Serendipity precludes repetition. I cannot think of a word that can replace serendipity, weather repetition, and still maintain that wonderful element of surprise. Maybe I don't need to. Such a state does not exist. Or does it?
I arrived in Scotland with no expectations. No anticipation. Just the belief that it can't be bad at all. The idea of a road trip had germinated in my mind a long time back. That was before I had to face the prospect of actually going broke. And jobless. When I did agree to join some others for that road trip, I wasn't so sure. But I couldn't have given it a pass - old habits certainly are like secret fears, they never completely die.
I did not have a driving licence. Procastination. So I did the next best thing, navigate. With hindsight however, I can say, it was the best thing.
Three days, two nights. Edinburgh - Inverness and back. A few lovely detours and exploratory drives.
Which brings me back to the topic of discussion. Serendipity.
I had to plan the trip in one night. Not a difficult proposition normally, but I also had to conclude my master thesis the same night. So I was a bit rushed. A small entry in the Lonely Planet mentioned the village of Balquhidder (pronounced Bal-wh-idder) where you could find Rob Roy's grave. I really don't get too many moments in my life that I can label evocative, so for lack of choice I shall select this as one. It immediately brought back old memories of a torn book that had been in my collection for a long time. My early teen attention span had never accommodated it. And then on a bored afternoon, I found myself looking grudgingly at that book with a deep blue and black cover. An adapted version of Rob Roy by Sir Walter Scott. I turned the page. And was hooked.
Years later, I didn't recollect the story. Just the feeling it had evoked. And that was strong enough to make me want to go look for Rob Roy's grave.
I was with a group of people who were open to do anything - so I had no problems convincing all but one of them as to why we were driving to an obscure village to look for the grave of a person they couldn't really care a lot about. The one exception was my daughter, who really did not mind the detour, but wanted to know why people would want to visit the grave of anyone. She popped this question to me after she had observed me run around the tiny village of Balquhidder, trying to pinpoint the grave in question. Telling her I have no idea was too honest for my liking. So I did what I usually do with her. I digressed. As we walked towards the Balquhidder church, I gave her the spiel about how I had felt, as a little boy, when I had read the book. And how I just could not let this opprtunity pass by. And how you can never be sure what you discover when you set out to do something like that. Showing a patience that only she can, she just walked along and enjoyed the moment. And then we were there.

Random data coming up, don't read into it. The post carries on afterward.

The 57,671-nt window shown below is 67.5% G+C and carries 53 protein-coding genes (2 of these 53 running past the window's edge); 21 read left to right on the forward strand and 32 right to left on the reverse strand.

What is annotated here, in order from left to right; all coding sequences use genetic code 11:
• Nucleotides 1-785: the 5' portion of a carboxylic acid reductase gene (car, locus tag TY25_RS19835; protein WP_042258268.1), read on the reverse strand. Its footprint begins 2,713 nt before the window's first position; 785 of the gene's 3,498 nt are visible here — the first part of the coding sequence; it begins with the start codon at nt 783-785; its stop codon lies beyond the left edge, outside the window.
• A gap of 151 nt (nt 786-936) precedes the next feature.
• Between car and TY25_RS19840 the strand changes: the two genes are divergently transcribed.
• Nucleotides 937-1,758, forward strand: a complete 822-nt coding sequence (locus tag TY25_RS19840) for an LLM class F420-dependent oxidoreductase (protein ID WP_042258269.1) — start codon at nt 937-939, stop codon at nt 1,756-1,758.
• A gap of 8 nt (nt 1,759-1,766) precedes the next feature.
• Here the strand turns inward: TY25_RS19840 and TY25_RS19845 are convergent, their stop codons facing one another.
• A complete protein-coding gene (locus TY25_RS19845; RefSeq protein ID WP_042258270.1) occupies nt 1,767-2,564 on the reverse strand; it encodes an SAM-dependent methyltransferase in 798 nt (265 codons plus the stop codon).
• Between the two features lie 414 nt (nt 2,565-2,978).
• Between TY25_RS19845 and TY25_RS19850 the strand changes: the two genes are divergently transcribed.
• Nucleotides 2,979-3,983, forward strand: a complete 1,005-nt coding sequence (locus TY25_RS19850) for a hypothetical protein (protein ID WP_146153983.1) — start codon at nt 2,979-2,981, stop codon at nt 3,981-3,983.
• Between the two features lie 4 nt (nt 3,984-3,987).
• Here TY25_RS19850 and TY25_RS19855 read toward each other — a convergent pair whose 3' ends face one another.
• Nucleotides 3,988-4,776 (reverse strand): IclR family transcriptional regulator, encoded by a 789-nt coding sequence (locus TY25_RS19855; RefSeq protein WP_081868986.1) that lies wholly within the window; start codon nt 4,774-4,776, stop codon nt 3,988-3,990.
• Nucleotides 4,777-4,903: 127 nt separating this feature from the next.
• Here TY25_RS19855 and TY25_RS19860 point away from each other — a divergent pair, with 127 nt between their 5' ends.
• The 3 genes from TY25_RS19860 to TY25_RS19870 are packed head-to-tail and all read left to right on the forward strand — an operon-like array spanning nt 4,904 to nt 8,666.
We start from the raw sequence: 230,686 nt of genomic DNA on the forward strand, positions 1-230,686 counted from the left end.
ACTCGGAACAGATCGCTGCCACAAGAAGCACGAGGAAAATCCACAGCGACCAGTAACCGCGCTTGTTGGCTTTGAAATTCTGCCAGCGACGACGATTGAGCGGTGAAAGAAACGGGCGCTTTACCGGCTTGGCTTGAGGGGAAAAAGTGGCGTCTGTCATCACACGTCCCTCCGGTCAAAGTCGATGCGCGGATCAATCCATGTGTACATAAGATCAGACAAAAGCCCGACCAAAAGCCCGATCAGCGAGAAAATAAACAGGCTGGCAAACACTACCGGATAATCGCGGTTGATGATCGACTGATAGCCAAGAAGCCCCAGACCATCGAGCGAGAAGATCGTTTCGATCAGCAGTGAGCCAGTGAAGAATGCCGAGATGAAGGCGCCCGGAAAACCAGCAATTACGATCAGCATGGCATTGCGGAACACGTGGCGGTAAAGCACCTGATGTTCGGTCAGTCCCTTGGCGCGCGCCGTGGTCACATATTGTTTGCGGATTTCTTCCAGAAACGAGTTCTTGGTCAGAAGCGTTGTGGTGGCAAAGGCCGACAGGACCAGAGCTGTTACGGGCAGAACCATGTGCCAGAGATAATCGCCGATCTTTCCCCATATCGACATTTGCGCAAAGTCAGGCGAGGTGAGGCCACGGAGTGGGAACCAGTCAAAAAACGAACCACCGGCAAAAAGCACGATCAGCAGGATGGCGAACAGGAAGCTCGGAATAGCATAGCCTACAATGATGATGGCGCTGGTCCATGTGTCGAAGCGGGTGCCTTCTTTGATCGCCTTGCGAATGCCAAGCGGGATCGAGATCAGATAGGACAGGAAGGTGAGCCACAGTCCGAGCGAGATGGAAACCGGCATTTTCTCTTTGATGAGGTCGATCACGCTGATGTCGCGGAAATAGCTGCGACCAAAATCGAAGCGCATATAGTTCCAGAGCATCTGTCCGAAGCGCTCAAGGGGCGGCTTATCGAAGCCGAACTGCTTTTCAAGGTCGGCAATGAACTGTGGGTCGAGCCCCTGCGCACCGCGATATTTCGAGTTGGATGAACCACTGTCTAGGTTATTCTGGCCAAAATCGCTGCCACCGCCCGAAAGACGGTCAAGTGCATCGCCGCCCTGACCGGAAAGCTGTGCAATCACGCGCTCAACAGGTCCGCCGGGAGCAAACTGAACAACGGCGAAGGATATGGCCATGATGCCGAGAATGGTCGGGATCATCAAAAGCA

Well, it was just a grave. Even if it was Robert Roy MacGregor's. The stone said 'MacGregor Despite Them' and I could not explain to her why. I tried to make the moment as solemn as I could and then we were back in the car. The next stop was just to the place where the village road rejoined the highway we were on. Lonely Planet recommended a bar there called the 'Rob Roy Bar' as a "nice place to stop for a quick guinness" or words to that effect. So that is exactly what we did.
We were lucky to reach there just before the place opened, considering that they were closed most of the time during the holiday season. We were settling ourselves in the cosy bar with our drinks when I observed a couple of books hung with strings on the wall next to a laminated newspaper clipping. The clipping had a picture of a familiar looking elderly man holding up a book next to a young woman. It was a report about a local hotelier who had written two books for kids. He had just penned down a story revolving around their pet hound, which he used to narrate to his daughter at bedtime. Now the little girl was a yound woman, and the story was into the second book, part of an intended trilogy. And the man in the picture, I realised, was the same one who had just poured me my guinness.
Excited, I called my daughter over, and she immediately settled down to read the book, which was left there for just that purpose. The story was set in these parts of the highlands and it involved the lore of Rob Roy. It even had a sketch of Rob Roy's grave done by the author, my daughter pointed out excitedly. As I sipped my drink and glanced at my little girl, immersed in her reading, the import of the moment hit me. Rob Roy was captivating her in exactly the same way that he had captured the imagination of a young boy many years back. The warmth of the fire place filled me up as I felt like I had just discovered El Dorado, or Utopia...or both.